Energy & Environment

The Pentagon emits more greenhouse gases than Sweden: study

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The Pentagon produces more greenhouse gas emissions annually than Sweden, a new study has found. 

The study, authored by political scientist Neta Crawford and released by Brown University on Wednesday, found that the Pentagon produced 59 million metric tons of greenhouse gas emissions in 2017 alone.

In any year from 2001 to 2017, the study found the Pentagon’s emissions to be “greater than many smaller countries’ total greenhouse gas emissions.”

{mosads}In 2017 in particular, the study found Pentagon emissions “were greater than Finland, which emitted 46.8 million metric tons, Sweden which emitted 50.8 million metric tons, and Denmark which emitted 33.5 million metric tons of CO2.”

The study also found the Department of Defense is the largest institutional producer of greenhouse gases in the world and the biggest “institutional user of petroleum and correspondingly.” 

Though the study notes that the department does not “publicly and regularly report its fuel consumption or greenhouse gas emissions,” researchers were able to estimate the Pentagon’s greenhouse gas emissions using data from the Department of Energy and fuel consumption data dating back to 1975.

The 36-page study comes after the Pentagon released a report in January that warned of the threatening effects climate change could have on a bulk of its military installations.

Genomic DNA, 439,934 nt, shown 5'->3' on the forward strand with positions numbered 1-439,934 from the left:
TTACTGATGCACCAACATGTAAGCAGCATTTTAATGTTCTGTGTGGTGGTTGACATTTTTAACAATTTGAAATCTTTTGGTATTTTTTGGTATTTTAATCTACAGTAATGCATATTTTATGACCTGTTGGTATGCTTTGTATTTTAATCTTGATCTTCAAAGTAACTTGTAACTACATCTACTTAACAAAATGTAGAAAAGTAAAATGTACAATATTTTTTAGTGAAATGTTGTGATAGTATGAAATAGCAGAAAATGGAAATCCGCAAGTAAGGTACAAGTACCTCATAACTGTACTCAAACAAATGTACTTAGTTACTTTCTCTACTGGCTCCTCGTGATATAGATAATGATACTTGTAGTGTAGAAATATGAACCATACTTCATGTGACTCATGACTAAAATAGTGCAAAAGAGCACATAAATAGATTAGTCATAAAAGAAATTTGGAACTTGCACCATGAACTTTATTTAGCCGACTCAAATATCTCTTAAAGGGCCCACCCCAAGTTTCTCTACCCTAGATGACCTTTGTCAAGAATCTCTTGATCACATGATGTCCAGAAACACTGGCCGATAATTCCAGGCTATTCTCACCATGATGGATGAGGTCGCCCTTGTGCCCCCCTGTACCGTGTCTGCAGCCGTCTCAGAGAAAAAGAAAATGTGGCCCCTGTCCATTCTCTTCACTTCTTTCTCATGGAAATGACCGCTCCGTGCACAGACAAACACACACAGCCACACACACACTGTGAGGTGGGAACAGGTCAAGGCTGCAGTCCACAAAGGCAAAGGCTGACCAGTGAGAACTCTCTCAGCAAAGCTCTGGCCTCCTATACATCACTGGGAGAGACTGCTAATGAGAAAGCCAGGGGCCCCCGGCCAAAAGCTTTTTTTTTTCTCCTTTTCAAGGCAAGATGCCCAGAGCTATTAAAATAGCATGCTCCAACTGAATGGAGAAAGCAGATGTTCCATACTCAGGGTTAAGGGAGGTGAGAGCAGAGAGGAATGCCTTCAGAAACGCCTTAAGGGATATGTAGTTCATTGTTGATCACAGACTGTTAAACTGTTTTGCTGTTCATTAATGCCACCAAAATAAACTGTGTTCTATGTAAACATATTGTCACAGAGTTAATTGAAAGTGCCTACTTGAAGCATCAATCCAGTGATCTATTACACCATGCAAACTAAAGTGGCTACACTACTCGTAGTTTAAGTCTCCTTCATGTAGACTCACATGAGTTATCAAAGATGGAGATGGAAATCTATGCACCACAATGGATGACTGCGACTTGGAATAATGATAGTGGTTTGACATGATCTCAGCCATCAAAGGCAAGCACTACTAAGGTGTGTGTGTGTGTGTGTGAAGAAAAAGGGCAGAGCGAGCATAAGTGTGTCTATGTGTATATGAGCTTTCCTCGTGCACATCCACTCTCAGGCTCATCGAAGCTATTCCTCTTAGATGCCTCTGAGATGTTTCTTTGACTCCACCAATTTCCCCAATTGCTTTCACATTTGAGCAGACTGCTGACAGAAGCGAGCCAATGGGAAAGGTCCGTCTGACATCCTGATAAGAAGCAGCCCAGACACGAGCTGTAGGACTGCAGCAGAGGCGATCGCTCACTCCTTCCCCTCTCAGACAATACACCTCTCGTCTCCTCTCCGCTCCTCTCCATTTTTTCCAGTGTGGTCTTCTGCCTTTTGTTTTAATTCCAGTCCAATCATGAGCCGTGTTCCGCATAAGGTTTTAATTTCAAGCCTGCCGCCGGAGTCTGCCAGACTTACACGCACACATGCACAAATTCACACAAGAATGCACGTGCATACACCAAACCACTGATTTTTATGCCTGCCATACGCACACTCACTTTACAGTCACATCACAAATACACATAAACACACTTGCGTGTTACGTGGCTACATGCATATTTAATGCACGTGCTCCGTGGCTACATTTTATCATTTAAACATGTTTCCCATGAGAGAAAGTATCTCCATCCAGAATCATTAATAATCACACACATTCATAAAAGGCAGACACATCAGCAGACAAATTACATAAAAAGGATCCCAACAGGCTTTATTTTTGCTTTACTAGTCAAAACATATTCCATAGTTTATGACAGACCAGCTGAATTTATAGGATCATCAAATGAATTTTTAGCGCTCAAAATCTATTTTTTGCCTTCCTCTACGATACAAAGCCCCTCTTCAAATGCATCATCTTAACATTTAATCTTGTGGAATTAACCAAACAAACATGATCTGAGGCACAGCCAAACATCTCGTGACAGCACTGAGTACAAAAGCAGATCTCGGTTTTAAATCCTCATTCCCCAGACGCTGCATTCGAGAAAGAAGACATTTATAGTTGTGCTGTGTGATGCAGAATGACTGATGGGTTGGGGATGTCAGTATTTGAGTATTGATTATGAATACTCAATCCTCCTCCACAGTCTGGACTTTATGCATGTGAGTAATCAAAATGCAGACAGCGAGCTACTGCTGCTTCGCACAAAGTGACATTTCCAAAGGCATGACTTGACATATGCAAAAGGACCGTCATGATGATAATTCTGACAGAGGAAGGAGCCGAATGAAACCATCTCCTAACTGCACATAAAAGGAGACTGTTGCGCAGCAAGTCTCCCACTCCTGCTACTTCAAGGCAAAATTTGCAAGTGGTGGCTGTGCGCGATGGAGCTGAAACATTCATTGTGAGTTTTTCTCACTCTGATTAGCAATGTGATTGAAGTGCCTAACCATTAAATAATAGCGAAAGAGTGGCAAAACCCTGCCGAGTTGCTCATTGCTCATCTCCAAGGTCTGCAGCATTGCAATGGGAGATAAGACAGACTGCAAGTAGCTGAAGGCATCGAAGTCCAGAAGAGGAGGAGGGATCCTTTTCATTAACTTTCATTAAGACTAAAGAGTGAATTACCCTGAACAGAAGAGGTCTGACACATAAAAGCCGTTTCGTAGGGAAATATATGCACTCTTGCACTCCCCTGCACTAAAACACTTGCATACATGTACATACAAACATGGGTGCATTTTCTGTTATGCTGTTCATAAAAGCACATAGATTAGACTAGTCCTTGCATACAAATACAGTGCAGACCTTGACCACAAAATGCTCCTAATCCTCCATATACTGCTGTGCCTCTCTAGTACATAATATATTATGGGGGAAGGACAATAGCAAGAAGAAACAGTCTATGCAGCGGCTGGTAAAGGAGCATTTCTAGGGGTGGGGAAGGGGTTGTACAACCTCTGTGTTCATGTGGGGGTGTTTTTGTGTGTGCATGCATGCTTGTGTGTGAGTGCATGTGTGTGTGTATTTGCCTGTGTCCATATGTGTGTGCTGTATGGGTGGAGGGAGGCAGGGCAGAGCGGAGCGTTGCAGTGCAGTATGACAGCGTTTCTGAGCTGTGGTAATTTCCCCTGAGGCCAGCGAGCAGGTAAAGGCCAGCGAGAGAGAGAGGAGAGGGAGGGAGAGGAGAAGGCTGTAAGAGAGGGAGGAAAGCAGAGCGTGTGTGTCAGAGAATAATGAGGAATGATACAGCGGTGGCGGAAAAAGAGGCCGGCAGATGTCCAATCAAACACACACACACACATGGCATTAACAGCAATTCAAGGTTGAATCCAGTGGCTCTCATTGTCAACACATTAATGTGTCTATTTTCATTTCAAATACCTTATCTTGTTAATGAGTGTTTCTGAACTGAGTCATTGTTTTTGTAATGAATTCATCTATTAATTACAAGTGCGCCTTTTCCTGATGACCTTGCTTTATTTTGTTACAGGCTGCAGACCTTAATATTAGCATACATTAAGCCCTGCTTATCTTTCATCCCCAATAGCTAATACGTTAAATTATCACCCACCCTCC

Crawford told CNBC in a statement that “although the Pentagon has, in recent years, increasingly emphasized what it calls energy security — energy resilience and conservation — it is still a significant consumer of fossil fuel energy.”

Crawford’s study noted greenhouse gas reduction efforts made by the Pentagon since it began increasing its use of renewable energy in its operations since 2009 and doubled its renewable power generation between 2011 and 2015.

However, she said that “there is room for much steeper cuts” and told Reuters that the Pentagon could put more progress behind the push toward sustainability if it reduced the number of its missions made to the Persian Gulf for oil.

“Many missions could actually be re-thought, and it would make the world safer,” she told the news agency.

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